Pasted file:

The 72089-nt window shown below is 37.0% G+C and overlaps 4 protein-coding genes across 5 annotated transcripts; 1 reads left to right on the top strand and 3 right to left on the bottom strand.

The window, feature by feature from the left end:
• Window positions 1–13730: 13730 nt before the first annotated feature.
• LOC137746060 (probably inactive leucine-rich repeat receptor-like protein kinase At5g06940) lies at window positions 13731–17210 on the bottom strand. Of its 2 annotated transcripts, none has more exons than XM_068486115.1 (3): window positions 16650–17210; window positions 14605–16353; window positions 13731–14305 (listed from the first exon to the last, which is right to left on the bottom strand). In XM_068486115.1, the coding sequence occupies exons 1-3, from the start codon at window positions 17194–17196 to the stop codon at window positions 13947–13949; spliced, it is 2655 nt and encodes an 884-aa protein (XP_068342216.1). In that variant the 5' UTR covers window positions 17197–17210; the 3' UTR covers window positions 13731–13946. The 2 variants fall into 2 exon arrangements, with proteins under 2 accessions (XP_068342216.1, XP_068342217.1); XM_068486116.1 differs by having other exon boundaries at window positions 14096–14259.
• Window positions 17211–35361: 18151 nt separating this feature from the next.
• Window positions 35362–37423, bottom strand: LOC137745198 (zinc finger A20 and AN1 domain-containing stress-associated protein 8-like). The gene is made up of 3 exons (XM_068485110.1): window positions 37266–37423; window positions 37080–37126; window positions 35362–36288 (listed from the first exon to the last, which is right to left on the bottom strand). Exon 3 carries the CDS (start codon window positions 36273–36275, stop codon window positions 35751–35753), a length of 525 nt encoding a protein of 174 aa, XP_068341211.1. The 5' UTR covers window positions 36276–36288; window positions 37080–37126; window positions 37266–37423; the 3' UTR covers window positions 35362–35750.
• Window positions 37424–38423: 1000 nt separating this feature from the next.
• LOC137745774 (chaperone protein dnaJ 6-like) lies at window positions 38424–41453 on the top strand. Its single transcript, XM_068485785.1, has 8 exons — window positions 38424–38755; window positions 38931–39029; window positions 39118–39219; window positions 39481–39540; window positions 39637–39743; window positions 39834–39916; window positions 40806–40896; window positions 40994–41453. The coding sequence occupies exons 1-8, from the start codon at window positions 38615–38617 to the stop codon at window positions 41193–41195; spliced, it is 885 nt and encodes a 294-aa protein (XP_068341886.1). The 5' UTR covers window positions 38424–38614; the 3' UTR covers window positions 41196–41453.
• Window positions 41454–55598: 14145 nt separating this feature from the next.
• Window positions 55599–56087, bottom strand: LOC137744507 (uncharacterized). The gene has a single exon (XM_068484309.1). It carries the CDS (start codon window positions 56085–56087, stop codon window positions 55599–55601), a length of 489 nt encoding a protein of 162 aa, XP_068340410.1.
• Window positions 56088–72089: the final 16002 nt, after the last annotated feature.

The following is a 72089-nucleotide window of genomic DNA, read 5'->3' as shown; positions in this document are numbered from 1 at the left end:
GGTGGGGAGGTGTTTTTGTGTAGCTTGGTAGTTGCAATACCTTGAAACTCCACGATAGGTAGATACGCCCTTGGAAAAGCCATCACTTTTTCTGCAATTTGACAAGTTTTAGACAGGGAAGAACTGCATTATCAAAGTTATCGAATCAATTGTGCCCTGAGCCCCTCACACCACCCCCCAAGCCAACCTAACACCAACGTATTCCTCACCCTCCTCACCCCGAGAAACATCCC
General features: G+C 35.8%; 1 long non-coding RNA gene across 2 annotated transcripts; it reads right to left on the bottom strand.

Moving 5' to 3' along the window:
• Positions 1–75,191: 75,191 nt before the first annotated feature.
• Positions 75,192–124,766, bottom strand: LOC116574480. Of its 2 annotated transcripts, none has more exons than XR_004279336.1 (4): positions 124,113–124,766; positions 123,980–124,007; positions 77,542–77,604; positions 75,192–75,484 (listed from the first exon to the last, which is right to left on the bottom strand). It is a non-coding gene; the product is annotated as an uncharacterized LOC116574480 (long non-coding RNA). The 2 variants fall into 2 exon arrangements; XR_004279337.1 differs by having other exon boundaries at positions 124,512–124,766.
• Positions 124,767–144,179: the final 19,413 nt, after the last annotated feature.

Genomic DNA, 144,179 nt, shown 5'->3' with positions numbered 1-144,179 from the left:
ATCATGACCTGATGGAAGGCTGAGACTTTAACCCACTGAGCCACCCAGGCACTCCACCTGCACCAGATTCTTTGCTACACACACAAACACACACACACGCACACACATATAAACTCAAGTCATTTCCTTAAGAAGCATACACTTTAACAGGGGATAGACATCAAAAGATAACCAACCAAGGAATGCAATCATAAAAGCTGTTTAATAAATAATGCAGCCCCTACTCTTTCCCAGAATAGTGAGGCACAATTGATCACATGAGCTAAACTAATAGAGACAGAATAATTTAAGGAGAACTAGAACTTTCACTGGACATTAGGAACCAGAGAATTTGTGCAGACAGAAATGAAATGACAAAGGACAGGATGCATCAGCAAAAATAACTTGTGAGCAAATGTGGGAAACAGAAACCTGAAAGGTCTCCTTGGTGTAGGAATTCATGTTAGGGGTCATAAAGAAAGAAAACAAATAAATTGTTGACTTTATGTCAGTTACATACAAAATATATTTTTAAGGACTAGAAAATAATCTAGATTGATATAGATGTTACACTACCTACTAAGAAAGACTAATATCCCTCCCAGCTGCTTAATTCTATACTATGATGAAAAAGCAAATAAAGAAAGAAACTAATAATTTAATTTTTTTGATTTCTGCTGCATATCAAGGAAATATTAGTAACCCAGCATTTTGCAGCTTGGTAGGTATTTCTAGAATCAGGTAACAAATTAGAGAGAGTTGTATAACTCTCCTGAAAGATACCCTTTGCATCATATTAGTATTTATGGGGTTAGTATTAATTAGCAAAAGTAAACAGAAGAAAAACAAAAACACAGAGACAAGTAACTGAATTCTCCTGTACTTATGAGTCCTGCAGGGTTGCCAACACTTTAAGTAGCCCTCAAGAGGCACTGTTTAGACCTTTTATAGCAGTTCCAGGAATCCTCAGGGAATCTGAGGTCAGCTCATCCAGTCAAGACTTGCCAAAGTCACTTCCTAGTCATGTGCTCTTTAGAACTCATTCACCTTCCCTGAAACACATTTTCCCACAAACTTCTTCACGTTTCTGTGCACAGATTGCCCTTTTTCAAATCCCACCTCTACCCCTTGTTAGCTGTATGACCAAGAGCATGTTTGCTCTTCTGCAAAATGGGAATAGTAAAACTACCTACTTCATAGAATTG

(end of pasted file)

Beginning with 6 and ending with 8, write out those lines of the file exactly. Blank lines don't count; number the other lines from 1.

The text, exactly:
• Window positions 35362–37423, bottom strand: LOC137745198 (zinc finger A20 and AN1 domain-containing stress-associated protein 8-like). The gene is made up of 3 exons (XM_068485110.1): window positions 37266–37423; window positions 37080–37126; window positions 35362–36288 (listed from the first exon to the last, which is right to left on the bottom strand). Exon 3 carries the CDS (start codon window positions 36273–36275, stop codon window positions 35751–35753), a length of 525 nt encoding a protein of 174 aa, XP_068341211.1. The 5' UTR covers window positions 36276–36288; window positions 37080–37126; window positions 37266–37423; the 3' UTR covers window positions 35362–35750.
• Window positions 37424–38423: 1000 nt separating this feature from the next.
• LOC137745774 (chaperone protein dnaJ 6-like) lies at window positions 38424–41453 on the top strand. Its single transcript, XM_068485785.1, has 8 exons — window positions 38424–38755; window positions 38931–39029; window positions 39118–39219; window positions 39481–39540; window positions 39637–39743; window positions 39834–39916; window positions 40806–40896; window positions 40994–41453. The coding sequence occupies exons 1-8, from the start codon at window positions 38615–38617 to the stop codon at window positions 41193–41195; spliced, it is 885 nt and encodes a 294-aa protein (XP_068341886.1). The 5' UTR covers window positions 38424–38614; the 3' UTR covers window positions 41196–41453.